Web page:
Law is the body of rules a society or government develops and enforces in order to deal with crimes, business agreements, and social relationships. It shapes politics, economics, history and society in many ways and serves as a mediator between people. The law is often viewed as having moral, religious or emotional significance and may also be described as “natural law” or “moral law.”
A legal system is designed to achieve certain goals: it can keep the peace and maintain the status quo, protect minorities against majorities, promote social justice and provide for orderly change. In the United States, the framers of the Constitution sought to ensure that no individual or group could become so powerful they were above the law by establishing three distinct branches of government (legislative, executive and judicial) and limiting their power.
The law is a social construct, and its precise definition remains a matter of debate. Its main function is to regulate behavior through enforceable sanctions, and it can be enforced by an individual or by a group. It can be created by a legislative body, resulting in statutes; by the executive branch, resulting in decrees and regulations; or by judges, creating a body of case law known as precedent. Individuals can also create legal contracts that are binding, and the law governs the exchange of money and property through contract law.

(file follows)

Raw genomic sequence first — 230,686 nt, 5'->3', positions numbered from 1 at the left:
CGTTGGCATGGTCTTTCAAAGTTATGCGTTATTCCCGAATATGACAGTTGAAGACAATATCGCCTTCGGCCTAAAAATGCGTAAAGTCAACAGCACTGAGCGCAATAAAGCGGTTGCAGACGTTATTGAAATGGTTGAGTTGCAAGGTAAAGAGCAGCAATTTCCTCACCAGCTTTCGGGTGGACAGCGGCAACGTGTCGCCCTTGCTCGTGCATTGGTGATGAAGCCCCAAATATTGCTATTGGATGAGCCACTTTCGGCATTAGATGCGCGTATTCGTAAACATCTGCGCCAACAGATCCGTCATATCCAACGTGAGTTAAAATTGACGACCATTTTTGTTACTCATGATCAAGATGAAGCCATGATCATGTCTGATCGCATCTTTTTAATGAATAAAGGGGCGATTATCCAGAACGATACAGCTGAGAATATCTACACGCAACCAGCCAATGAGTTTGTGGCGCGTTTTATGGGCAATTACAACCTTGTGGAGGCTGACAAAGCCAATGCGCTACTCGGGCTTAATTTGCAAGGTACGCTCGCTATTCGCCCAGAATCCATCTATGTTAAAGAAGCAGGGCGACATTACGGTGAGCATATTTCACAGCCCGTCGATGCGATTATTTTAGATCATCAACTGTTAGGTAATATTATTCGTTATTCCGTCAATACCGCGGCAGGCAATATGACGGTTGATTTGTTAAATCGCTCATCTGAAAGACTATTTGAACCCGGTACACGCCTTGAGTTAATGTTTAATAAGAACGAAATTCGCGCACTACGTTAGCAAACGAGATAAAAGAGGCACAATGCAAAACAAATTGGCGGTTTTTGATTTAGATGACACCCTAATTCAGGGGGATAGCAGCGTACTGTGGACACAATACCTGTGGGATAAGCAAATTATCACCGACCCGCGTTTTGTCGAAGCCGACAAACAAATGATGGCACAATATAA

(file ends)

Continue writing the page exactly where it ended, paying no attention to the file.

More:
The most common branches of law are criminal, administrative, family, labour and transactional. Labor law covers the tripartite industrial relationship of worker, employer and trade union; it involves collective bargaining regulation and the right to strike. Family law is the area of legal practice concerned with marriage, divorce and children’s rights. Criminal law regulates the activities of police, courts and prosecutors in the fight against crime.
Transactional laws concern commercial and financial activity and include corporate, tax and intellectual property law. Biolaw is a field that examines the intersection of law and the biosciences.
The practice of law requires the completion of a degree program, the passing of an examination and the successful acquisition of a license to practice law. The legal profession is regulated by law societies, bar associations and other independent regulating bodies. Lawyers are often required to abide by ethical codes and must satisfy the requirements of their jurisdiction for admission to the profession, which may include a minimum age of 18 or 21 in some countries. In addition, most lawyers must complete a university degree program that results in a bachelor’s, master’s or doctor of law degree. In some countries, legal education is subsidized by the state. In other cases, the cost of legal education is paid for by private individuals or organizations. Some lawyers are self-employed, and in some instances, are hired by businesses that seek to comply with the law. Others are employed by the public defender’s office or the private firm of attorneys. Law is a very complex subject that encompasses many areas of study and application.